- Develop appropriate therapeutic care plans in the management of health care in women across the life span. Develop recommendation and explain rationale.
- Utilize information regarding ethnic, socioeconomic, cultural, physiologic and psychosocial factors in developing individual care plans for the provision of care in women.
- Identify treatment options and demonstrate differences in treatment of pregnant vs. non‐pregnant women.
- Make recommendations for healthy aging in women, taking into consideration changing hormone levels.
- Identify and make management recommendations for mental health issues affecting women (eating disorders, depression, post‐partum depression, psychosis).
VI. Clinical Trials
- Discuss issues (and history) regarding the inclusion of women in clinical trials.
- Apply research data in the treatment of diseases in women
- Identify and debate therapeutic controversies in women’s health
- VII. Communication Skills
- Use culturally competent, patient centered communication skills to obtain a comprehensive patient history including sexual and reproductive history, psychosocial history, and history of traumatic events (domestic violence/rape/incest).
- Utilize communication skills that are effective in the management of women’s health.
- Utilize communication skills that demonstrate empathy and compassion in appropriately addressing women’s health needs.
- Explain the factors influencing the passage of drugs across the placenta.
- Explain the FDA pregnancy category ratings.
- State the four elements of developmental toxicity.
- List the known causes of structural anomalies in humans.
- Identify the gestational weeks when the embryo‐fetus is most vulnerable to drug‐induced injury and explain the rationale for this.
- Identify from a list of drugs those that are known to cause developmental toxicity in humans.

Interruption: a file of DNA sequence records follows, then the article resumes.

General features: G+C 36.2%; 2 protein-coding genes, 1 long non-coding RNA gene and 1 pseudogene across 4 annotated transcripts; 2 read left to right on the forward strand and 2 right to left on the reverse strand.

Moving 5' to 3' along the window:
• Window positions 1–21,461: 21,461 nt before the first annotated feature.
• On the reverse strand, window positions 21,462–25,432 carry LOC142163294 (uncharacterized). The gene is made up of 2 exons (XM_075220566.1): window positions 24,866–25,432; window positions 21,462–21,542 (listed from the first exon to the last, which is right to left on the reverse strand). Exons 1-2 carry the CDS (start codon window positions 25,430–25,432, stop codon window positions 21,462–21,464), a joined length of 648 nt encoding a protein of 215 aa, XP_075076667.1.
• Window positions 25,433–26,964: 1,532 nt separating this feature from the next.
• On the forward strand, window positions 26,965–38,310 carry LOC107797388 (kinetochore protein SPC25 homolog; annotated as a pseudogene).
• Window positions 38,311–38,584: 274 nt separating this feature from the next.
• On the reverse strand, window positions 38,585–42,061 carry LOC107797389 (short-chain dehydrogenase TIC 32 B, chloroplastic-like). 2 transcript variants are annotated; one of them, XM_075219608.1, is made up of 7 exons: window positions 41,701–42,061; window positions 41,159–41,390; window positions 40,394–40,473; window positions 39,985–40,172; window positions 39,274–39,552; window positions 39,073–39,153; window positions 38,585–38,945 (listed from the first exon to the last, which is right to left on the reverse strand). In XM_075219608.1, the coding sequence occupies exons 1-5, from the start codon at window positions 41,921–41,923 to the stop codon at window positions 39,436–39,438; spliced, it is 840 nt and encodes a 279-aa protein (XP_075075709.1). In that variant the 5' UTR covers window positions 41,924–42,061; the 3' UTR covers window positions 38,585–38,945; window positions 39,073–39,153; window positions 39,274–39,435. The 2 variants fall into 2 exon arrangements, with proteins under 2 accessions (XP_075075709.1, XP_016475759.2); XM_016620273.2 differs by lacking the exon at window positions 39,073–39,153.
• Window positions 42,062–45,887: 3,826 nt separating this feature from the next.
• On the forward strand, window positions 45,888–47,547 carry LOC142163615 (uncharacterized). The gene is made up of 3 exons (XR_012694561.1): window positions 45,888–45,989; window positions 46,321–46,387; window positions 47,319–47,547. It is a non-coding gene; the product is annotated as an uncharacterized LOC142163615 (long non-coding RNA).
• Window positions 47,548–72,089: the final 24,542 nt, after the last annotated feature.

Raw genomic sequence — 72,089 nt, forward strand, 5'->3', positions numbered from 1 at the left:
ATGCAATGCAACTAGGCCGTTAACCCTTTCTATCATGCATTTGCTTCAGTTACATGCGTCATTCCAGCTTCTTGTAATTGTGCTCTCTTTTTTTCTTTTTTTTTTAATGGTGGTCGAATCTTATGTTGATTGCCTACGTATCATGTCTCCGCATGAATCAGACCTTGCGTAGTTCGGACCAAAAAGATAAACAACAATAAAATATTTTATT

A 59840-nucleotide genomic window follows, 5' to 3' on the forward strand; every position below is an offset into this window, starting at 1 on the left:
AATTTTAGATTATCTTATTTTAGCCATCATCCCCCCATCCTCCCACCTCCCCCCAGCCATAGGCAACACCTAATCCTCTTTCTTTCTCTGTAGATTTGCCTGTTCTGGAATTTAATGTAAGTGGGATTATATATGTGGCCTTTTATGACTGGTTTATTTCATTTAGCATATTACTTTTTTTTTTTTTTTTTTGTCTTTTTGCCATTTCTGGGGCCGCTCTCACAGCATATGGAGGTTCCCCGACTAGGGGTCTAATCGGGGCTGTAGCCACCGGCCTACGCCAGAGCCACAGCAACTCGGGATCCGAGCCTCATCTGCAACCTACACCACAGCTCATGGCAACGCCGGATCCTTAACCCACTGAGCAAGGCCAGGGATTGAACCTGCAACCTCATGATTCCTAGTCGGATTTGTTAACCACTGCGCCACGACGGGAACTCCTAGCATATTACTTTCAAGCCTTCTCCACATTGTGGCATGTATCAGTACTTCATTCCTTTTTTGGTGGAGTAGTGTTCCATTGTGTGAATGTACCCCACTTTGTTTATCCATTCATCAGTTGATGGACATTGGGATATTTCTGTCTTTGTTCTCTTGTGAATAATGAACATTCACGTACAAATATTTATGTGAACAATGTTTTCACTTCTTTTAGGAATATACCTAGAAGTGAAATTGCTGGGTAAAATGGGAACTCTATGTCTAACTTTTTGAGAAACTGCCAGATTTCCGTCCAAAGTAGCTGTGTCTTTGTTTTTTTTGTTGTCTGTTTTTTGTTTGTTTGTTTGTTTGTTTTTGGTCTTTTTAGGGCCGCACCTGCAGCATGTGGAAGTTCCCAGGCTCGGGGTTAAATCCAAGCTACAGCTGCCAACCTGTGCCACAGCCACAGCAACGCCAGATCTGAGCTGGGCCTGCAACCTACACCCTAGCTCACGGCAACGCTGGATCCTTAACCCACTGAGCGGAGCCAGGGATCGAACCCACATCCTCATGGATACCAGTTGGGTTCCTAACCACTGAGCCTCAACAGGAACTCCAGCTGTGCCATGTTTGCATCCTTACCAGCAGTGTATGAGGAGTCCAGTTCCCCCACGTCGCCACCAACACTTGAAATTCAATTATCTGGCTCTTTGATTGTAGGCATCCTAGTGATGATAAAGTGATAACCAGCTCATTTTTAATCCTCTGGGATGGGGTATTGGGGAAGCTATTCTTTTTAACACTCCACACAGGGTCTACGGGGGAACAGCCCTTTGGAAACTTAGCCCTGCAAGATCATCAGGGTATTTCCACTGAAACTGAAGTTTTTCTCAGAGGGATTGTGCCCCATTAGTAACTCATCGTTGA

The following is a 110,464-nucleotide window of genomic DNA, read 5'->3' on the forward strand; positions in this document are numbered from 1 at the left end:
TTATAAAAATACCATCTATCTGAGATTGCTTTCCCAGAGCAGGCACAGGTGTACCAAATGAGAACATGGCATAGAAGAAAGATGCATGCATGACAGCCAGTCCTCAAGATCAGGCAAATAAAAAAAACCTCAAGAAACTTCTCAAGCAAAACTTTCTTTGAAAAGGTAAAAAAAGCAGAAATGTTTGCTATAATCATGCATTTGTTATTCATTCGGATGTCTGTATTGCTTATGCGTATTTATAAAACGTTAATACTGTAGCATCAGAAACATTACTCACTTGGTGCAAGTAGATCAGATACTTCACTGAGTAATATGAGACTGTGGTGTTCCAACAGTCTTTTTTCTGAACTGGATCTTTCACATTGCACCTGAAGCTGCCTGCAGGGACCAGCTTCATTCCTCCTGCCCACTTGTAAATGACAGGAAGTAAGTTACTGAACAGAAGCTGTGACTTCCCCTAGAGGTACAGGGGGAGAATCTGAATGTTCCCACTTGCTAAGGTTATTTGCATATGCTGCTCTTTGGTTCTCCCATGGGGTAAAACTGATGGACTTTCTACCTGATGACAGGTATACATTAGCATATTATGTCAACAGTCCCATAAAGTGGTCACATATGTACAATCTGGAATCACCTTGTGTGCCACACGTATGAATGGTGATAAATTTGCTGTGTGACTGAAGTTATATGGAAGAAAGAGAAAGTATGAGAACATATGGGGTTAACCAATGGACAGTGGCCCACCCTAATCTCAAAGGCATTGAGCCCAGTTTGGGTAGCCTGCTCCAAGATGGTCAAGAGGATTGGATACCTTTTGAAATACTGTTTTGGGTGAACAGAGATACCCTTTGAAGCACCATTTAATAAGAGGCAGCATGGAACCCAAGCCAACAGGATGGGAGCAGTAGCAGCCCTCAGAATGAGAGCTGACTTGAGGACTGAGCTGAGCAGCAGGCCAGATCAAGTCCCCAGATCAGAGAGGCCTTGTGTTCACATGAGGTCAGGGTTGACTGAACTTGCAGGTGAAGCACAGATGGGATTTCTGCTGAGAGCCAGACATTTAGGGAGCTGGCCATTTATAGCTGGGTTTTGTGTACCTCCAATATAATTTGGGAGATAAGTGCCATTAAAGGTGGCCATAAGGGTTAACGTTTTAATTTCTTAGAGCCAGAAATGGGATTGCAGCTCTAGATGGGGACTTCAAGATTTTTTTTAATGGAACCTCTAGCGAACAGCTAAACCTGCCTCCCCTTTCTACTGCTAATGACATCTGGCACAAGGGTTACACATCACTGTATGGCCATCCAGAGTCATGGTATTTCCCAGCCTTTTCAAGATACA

- Cite appropriate references containing information on the embryo‐fetal risk of drug
- exposures in pregnancy and appropriate references that cite the effects of drugs taken by the mother on a nursing infant.
- For a drug with no human pregnancy experience, estimate the risk of developmental toxicity (risk vs. low risk) to a human embryo or fetus.
- Provide guidance regarding the use of specific medications in pregnant and nursing women for major disease states.
- Assess the risk/benefit ratios of drug exposures during pregnancy and make clinical decisions regarding the use of medications in women who are pregnant.
- Given a drug known to cause developmental toxicity but required for the treatment of
- maternal disease, design a treatment plan representing the lowest risk to the embryo‐fetus.
- Refer pregnant women to specialists when appropriate.
- Discuss the treatment options for preventing disorders related to pregnancy.
- Discuss the pathophysiology and treatment options for managing disorders related to pregnancy.
- Encourage pregnant women on medications to speak to their doctor about enrolling in a pregnancy registry:
- Explain the factors that determine the passage of drugs into breast milk.